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Councils’ 20-year plan for Lincoln growth contested by village residents

A 20-year development plan, dubbed the Local Plan by central Lincolnshire councils, is being met with concern by Saxilby village residents who feel areas surrounding Lincoln will be subjected to “urban sprawl”.

The plan, after three rounds of consultation, will guide the location and development of housing, jobs, shops and schools through to 2036 and is being considered by the councils covering North Kesteven, West Lindsey and the City of Lincoln.

From October 1, people can review the first draft of the plan by the Central Lincolnshire Joint Strategic Planning Committee (CLJSPC).

In Saxilby, residents opposing West Lindsey District Council’s involvement in the committee are hoping to gain support against rural development on ‘greenfield’ land.

Village residents will attend a public meeting on September 4 to discuss the impact of large housing developments in the area.

In July, 2014, a planned development of 230 new homes in Saxilby was rejected due to a lack of health and education facilities, congestion issues and threats to the “rural character” of the village.

Village resident and appeal spokesman Gordan Allen said: “The Church Lane planning application has been the catalyst to alert residents to further applications on other large Greenfield sites on the approaches to our village.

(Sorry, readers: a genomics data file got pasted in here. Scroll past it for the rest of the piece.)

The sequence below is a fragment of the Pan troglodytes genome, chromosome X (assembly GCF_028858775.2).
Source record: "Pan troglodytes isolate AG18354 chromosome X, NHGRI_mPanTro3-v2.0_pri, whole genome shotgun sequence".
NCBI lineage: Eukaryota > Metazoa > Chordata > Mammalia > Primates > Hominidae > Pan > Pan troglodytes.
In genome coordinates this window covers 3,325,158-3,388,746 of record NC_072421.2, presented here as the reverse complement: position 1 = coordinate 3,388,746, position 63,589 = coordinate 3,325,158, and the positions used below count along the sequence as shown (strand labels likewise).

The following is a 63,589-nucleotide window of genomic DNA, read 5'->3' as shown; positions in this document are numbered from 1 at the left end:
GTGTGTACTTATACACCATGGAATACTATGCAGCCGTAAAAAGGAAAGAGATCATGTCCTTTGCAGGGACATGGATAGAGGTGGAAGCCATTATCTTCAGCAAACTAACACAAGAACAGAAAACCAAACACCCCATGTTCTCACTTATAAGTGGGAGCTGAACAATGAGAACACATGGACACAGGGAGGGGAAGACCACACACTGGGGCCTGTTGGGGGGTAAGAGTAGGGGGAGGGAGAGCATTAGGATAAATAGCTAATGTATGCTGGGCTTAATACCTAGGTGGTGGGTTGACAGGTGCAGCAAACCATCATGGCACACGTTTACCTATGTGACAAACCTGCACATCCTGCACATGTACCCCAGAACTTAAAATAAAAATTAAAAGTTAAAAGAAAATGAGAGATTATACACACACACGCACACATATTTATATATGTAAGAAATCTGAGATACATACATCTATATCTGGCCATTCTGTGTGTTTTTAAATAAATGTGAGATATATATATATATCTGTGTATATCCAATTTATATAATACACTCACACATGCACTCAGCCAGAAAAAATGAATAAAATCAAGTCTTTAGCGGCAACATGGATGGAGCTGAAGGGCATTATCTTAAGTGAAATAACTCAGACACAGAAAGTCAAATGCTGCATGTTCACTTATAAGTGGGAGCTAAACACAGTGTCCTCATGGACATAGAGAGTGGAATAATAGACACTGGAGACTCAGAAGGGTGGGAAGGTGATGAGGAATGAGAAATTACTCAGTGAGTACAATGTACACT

“West Lindsey is ‘partner’ with Lincoln and North Kesteven in the CLJSPU creating the Central Lincolnshire Local Plan, which will undoubtedly result in Saxilby eventually becoming an urban overspill for Lincoln.

“It will also have consequential effects in other peripheral villages around Lincoln being subject to similar large-scale housing developments.”

The CLJSPC is welcoming comments and feedback on the plan which will be available to view at each partner authority from October 1 – North Kesteven District Council, West Lindsey District Council, City of Lincoln Council and Lincolnshire County Council.

Committee Chairman Councillor Marion Brighton OBE, said: “The main principle is that the area needs to grow, but that that growth must be in the right places, at the right pace and at the right time with infrastructure developed alongside so that communities remain vibrant, sustainable and thriving.

“At this stage it does not include suggested site allocations which we know will be of great interest to people, nor precise target numbers; those will come next year and be subject to further consultation at that time.”